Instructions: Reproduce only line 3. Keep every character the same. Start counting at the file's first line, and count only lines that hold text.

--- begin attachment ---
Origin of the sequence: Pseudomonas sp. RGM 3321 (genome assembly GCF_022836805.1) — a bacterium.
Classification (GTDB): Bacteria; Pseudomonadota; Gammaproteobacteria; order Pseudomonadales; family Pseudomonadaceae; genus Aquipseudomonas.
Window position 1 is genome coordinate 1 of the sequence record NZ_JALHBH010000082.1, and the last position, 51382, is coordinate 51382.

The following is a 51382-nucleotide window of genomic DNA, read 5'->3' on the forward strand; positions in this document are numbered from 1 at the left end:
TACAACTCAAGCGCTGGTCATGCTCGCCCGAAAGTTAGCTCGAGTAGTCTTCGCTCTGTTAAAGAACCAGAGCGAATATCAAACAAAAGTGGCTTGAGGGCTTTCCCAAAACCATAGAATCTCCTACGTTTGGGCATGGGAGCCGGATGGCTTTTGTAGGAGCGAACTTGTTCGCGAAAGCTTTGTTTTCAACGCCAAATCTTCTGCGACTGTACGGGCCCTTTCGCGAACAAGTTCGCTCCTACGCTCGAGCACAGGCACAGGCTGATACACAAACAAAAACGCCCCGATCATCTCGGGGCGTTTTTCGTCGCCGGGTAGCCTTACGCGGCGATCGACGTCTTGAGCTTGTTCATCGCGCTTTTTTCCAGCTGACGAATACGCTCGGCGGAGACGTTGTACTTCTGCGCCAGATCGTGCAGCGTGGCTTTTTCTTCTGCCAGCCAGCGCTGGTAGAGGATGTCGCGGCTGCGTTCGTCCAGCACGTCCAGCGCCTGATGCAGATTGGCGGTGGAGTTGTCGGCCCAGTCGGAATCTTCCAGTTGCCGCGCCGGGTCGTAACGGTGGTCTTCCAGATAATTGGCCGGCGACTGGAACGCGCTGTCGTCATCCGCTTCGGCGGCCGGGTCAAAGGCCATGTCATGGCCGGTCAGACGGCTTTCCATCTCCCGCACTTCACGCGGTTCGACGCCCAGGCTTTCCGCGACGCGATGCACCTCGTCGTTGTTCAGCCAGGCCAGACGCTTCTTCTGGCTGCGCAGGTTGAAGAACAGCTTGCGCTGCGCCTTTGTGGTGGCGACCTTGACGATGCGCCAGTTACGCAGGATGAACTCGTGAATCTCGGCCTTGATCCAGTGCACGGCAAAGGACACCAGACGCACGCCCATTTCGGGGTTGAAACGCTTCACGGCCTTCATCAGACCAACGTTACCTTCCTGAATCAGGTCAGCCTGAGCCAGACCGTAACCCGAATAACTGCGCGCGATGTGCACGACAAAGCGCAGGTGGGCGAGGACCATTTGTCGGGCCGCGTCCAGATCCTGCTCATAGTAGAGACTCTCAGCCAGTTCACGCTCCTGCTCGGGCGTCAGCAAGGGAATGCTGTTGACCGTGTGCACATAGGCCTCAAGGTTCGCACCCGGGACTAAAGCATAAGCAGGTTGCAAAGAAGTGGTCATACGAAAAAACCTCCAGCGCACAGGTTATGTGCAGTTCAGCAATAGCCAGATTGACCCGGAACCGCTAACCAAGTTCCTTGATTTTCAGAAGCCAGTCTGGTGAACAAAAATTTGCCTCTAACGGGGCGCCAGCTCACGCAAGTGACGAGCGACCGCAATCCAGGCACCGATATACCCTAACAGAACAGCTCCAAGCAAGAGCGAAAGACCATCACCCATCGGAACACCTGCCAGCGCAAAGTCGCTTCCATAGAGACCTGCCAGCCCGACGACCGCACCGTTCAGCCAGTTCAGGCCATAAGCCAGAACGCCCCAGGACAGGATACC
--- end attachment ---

Window position 1 is genome coordinate 1 of the sequence record NZ_JALHBH010000082.1, and the last position, 51382, is coordinate 51382.